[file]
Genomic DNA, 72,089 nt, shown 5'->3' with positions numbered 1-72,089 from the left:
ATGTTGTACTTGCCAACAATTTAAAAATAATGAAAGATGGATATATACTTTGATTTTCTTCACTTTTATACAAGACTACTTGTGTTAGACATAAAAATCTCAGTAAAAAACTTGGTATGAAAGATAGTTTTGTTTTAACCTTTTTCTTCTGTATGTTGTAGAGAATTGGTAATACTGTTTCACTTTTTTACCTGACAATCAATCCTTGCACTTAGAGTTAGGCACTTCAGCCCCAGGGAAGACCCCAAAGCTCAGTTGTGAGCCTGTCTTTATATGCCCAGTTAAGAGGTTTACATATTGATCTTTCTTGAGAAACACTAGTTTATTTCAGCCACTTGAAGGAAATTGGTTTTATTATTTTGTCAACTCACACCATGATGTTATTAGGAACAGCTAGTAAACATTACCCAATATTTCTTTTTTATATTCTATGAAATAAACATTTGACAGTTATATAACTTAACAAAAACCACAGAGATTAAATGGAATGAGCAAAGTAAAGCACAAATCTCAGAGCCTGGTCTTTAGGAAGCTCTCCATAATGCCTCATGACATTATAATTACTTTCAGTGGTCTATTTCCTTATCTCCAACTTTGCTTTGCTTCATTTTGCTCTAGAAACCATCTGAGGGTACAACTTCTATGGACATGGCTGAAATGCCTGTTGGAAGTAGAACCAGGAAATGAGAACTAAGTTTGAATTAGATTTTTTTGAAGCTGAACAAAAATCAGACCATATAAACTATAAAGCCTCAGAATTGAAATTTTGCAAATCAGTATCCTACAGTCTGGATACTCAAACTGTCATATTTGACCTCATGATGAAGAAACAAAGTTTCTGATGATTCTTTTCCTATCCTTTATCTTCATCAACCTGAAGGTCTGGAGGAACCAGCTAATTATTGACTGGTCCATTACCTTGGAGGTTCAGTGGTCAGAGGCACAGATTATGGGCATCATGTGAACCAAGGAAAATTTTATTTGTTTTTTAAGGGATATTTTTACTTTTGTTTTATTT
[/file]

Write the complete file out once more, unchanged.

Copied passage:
Genomic DNA, 72,089 nt, shown 5'->3' with positions numbered 1-72,089 from the left:
ATGTTGTACTTGCCAACAATTTAAAAATAATGAAAGATGGATATATACTTTGATTTTCTTCACTTTTATACAAGACTACTTGTGTTAGACATAAAAATCTCAGTAAAAAACTTGGTATGAAAGATAGTTTTGTTTTAACCTTTTTCTTCTGTATGTTGTAGAGAATTGGTAATACTGTTTCACTTTTTTACCTGACAATCAATCCTTGCACTTAGAGTTAGGCACTTCAGCCCCAGGGAAGACCCCAAAGCTCAGTTGTGAGCCTGTCTTTATATGCCCAGTTAAGAGGTTTACATATTGATCTTTCTTGAGAAACACTAGTTTATTTCAGCCACTTGAAGGAAATTGGTTTTATTATTTTGTCAACTCACACCATGATGTTATTAGGAACAGCTAGTAAACATTACCCAATATTTCTTTTTTATATTCTATGAAATAAACATTTGACAGTTATATAACTTAACAAAAACCACAGAGATTAAATGGAATGAGCAAAGTAAAGCACAAATCTCAGAGCCTGGTCTTTAGGAAGCTCTCCATAATGCCTCATGACATTATAATTACTTTCAGTGGTCTATTTCCTTATCTCCAACTTTGCTTTGCTTCATTTTGCTCTAGAAACCATCTGAGGGTACAACTTCTATGGACATGGCTGAAATGCCTGTTGGAAGTAGAACCAGGAAATGAGAACTAAGTTTGAATTAGATTTTTTTGAAGCTGAACAAAAATCAGACCATATAAACTATAAAGCCTCAGAATTGAAATTTTGCAAATCAGTATCCTACAGTCTGGATACTCAAACTGTCATATTTGACCTCATGATGAAGAAACAAAGTTTCTGATGATTCTTTTCCTATCCTTTATCTTCATCAACCTGAAGGTCTGGAGGAACCAGCTAATTATTGACTGGTCCATTACCTTGGAGGTTCAGTGGTCAGAGGCACAGATTATGGGCATCATGTGAACCAAGGAAAATTTTATTTGTTTTTTAAGGGATATTTTTACTTTTGTTTTATTT